Day 161: Timeslip

Posted: 2011/04/19 in Indie Games

I’m purchasing an Xbox Live Indie Game (XBLIG) every day, seeking out the quality titles that got lost in the shuffle and are not well represented in the top 50 lists on the Xbox Dashboard. Today is day #161, and today’s game is “Timeslip”.

Timeslip was originally released as a “Net Yaroze” game on a coverdisc for UK PLaystation magazine. Later released, in a significantly prettier form, as an XBLIG, Timeslip features a snail who’s caught in a temporal disturbance. A little like the movie Groundhog Day, the snail has to forever repeat the last few seconds of its life as you guide it through levels past doppelgangers of its previous self. This opens the game up to unique challenges (avoiding your own echoes, ala a great XBLIG by Halfbrick) and solutions to puzzles (using your doppelganger to stand on a switch to open a door).

First, from the developer (SmudgedCat):

“This classic puzzle/platformer originally appeared on a UK Playstation magazine cover disk. It features a time travelling snail who must use earlier versions of himself to solve some fiendish levels without bumping into himself and causing a paradox.”

This game came out in 1999. That was well before Braid, well before “Blinx: The Time Sweeper”, or any other time-bending puzzle platformer game I can think of. Like with Xbox Live’s Indie Games, this was a user-created game. The bar was a little higher to create user-created Playstation games, you not only needed a computer but also a special $750 kit that included a special Playstation console for debugging purposes and the development software. Sony also didn’t provide a distribution and billing system for aspiring developers the way Microsoft does on the Xbox, but it did give birth to Timeslip. Never released on the Playstation outside of Europe, the Xbox version is the first international release.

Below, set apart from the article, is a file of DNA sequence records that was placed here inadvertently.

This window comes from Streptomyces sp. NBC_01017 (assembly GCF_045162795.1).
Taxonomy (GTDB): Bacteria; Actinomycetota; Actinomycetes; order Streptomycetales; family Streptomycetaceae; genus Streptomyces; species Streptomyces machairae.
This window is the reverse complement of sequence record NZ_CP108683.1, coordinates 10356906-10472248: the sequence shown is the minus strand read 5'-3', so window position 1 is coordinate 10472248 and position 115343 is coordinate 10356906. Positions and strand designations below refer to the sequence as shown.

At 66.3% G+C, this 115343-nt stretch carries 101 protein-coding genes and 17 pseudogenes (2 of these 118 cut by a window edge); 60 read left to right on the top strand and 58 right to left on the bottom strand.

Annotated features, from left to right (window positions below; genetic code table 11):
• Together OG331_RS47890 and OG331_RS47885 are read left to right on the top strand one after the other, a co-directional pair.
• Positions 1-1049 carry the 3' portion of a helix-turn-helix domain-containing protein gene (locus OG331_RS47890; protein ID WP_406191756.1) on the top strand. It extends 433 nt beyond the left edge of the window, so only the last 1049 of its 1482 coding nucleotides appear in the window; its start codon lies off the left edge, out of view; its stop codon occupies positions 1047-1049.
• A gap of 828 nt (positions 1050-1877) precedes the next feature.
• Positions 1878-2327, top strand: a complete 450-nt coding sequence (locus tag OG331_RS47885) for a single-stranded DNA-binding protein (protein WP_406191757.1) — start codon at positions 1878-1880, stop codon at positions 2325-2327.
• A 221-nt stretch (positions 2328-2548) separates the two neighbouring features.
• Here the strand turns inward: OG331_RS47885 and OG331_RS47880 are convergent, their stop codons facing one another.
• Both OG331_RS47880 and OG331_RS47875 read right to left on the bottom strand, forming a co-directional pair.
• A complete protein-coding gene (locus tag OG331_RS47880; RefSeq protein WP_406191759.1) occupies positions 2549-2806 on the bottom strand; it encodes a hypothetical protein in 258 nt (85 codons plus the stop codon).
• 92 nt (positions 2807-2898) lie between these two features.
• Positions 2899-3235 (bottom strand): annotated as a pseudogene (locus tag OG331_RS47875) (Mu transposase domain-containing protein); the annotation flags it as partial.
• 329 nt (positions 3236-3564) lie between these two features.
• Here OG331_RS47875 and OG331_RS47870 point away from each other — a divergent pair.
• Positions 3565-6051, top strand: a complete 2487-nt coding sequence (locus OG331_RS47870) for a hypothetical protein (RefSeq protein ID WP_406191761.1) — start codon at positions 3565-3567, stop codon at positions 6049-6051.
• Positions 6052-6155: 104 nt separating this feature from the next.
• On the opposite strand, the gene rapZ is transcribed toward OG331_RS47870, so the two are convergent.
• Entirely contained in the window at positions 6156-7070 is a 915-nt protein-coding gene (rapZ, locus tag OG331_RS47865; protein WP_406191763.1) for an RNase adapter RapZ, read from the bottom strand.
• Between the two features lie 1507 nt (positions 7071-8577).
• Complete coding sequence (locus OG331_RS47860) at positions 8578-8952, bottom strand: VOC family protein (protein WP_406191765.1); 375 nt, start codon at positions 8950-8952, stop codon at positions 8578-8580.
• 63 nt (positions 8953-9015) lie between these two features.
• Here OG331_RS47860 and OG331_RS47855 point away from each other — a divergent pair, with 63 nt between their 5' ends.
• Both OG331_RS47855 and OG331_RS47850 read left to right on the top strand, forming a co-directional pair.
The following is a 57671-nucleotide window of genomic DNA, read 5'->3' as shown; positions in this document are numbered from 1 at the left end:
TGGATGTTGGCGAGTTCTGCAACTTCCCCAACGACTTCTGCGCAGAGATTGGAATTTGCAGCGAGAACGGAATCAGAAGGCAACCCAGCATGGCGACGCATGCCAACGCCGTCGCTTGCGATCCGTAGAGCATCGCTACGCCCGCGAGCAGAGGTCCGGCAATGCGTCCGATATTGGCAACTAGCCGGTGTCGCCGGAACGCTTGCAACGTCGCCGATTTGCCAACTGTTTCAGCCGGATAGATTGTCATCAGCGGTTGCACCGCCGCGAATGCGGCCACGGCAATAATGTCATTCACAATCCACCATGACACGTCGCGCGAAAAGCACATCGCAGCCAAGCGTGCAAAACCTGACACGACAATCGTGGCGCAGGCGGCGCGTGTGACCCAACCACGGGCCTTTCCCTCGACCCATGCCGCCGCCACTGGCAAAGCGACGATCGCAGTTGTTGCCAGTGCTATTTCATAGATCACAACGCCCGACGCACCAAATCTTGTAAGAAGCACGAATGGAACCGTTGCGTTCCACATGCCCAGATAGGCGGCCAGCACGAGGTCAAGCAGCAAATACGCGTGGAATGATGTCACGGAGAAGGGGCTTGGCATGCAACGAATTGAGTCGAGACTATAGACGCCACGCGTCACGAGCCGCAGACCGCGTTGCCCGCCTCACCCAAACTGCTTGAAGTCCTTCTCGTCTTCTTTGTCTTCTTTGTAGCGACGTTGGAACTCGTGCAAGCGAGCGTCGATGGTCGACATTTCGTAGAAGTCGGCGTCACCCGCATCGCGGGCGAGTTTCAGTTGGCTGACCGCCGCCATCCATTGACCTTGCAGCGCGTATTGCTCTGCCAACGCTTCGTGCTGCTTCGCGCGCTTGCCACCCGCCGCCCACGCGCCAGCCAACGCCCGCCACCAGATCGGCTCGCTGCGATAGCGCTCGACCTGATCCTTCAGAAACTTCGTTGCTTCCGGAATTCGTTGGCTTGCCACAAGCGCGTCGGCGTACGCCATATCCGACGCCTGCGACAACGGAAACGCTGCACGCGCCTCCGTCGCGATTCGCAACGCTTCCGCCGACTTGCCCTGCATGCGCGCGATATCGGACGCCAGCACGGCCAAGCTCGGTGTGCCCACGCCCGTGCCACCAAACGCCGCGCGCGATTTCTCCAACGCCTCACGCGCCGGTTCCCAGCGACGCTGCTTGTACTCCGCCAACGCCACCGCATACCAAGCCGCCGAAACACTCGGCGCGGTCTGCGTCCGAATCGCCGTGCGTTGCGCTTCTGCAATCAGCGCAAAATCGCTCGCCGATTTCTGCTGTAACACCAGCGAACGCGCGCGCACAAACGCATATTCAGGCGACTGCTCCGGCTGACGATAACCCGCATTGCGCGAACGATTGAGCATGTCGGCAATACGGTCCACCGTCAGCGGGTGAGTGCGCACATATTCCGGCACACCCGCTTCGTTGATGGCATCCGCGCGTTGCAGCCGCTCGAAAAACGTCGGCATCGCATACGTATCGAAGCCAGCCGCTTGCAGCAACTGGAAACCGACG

In Timeslip there’s a clock constantly counting down from 30 seconds to 0, and when it gets to 0 time slips back to where you were 30 seconds ago, and everything you did is done again by a ghost snail following in your footsteps. You can use this to your advantage in solving puzzles, and exploring the environment. This is also dangerous, you would create a time paradox if you come in contact with one of your former selves (forcing you to start the current level over). The ease with which this can end the game definitely ramps up the difficulty, since the game does not have mid-level save points. Finishing the game should take even accomplished platformer enthusiasts a couple of hours, and the rest of us longer than that.

The graphics are colourful and work well for the game. For those who want to see how the game improved over the PS1 original, there’s a retro mode that shows the darker, lower-res original game (which shows that not only did the game get a graphical overhaul, but a bit of a philosophical one with garden gnomes in the Xbox version replacing the monsters in the original game). For 80 Microsoft Points, this game has a lot going for it and is well worth checking out.

Click here to download “Timeslip”, and then please come back after playing to rate the game.



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